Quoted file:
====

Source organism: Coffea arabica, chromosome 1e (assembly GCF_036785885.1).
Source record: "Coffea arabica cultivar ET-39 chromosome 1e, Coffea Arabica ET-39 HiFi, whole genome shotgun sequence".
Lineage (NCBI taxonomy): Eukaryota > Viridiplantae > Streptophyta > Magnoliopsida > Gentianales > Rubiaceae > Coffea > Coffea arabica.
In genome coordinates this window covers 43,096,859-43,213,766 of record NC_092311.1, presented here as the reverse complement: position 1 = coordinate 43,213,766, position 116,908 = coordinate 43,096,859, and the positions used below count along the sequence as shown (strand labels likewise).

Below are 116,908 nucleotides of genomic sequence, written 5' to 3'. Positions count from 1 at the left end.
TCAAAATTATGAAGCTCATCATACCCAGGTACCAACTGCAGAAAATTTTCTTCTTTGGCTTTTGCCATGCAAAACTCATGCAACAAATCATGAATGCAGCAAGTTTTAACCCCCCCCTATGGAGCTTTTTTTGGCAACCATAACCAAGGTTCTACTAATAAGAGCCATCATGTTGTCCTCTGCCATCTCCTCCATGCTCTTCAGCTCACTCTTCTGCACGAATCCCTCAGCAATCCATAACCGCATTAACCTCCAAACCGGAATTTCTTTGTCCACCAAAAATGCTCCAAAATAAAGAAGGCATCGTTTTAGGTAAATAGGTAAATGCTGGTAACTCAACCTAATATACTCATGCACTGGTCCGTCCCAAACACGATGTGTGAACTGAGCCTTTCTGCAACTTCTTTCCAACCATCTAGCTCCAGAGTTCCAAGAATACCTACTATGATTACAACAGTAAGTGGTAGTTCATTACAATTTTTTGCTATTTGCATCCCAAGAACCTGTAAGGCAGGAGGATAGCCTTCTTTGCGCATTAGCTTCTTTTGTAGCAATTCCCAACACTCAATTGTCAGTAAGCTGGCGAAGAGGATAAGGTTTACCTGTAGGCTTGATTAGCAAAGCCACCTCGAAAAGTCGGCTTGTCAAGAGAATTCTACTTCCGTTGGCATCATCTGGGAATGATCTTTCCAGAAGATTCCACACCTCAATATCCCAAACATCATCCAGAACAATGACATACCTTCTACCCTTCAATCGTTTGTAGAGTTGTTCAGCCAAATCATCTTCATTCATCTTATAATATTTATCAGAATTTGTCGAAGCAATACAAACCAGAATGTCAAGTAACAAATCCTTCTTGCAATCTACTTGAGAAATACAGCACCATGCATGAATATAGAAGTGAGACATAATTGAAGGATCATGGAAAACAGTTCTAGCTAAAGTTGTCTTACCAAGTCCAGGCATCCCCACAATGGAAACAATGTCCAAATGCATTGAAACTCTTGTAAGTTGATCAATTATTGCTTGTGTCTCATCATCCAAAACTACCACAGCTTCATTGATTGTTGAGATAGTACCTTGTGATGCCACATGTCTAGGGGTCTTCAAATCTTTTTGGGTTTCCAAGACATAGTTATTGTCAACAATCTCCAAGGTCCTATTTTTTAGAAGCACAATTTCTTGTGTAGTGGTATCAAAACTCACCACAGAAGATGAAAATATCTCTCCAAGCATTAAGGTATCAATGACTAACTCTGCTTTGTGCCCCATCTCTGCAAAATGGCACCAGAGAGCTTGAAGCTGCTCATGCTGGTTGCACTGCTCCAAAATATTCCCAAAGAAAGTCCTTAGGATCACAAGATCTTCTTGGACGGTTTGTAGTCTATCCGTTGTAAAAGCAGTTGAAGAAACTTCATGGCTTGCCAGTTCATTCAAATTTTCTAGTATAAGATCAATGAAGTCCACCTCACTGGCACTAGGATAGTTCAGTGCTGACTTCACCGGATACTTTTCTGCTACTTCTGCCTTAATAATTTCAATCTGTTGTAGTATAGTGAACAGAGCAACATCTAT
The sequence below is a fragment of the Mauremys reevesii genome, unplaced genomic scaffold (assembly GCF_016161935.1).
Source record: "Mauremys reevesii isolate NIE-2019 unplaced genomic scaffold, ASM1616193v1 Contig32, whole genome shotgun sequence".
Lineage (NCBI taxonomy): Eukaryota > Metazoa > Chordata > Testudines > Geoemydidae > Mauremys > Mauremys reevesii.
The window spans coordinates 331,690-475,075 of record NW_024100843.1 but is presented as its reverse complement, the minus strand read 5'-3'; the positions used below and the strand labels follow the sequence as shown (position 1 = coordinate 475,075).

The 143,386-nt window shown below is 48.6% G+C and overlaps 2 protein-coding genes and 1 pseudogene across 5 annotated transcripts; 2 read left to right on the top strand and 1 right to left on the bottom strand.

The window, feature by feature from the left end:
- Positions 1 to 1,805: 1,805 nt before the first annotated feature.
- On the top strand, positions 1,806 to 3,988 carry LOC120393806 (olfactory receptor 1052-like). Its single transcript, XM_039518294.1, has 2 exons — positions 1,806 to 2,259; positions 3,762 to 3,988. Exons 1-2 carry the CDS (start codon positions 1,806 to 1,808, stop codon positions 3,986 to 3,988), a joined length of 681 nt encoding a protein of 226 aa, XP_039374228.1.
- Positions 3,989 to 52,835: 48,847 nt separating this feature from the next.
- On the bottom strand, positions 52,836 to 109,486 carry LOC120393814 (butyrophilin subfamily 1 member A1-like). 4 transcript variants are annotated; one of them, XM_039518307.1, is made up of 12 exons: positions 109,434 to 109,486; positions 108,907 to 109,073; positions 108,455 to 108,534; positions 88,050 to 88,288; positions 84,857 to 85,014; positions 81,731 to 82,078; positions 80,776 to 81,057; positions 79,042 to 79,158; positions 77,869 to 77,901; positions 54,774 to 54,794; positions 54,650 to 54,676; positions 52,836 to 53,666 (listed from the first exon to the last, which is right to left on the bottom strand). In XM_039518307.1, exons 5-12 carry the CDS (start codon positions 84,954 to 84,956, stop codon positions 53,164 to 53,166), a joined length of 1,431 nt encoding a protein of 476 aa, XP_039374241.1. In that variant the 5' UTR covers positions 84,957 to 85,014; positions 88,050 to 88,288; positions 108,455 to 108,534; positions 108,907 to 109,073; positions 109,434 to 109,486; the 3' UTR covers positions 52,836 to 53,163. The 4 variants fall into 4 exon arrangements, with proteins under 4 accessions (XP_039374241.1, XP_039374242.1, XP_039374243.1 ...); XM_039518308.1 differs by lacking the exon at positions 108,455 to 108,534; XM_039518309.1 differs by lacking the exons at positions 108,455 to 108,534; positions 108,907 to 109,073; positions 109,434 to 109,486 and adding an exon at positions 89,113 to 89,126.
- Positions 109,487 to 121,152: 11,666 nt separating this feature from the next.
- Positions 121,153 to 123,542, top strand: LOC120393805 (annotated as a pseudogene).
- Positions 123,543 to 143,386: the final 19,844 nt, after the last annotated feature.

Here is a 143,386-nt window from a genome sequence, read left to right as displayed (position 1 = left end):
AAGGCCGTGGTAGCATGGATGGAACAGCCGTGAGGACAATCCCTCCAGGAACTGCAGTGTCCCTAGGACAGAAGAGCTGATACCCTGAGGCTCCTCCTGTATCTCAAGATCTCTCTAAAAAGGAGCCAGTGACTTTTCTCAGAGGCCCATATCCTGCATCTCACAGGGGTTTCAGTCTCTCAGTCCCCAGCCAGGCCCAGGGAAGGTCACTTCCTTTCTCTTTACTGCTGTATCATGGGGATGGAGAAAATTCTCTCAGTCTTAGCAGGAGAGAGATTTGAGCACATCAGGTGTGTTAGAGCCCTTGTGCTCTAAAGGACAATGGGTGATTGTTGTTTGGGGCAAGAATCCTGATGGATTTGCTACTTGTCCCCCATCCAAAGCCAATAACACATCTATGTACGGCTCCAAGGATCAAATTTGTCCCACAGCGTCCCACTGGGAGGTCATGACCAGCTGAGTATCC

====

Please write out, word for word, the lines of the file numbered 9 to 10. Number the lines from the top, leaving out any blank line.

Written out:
Lineage (NCBI taxonomy): Eukaryota > Metazoa > Chordata > Testudines > Geoemydidae > Mauremys > Mauremys reevesii.
The window spans coordinates 331,690-475,075 of record NW_024100843.1 but is presented as its reverse complement, the minus strand read 5'-3'; the positions used below and the strand labels follow the sequence as shown (position 1 = coordinate 475,075).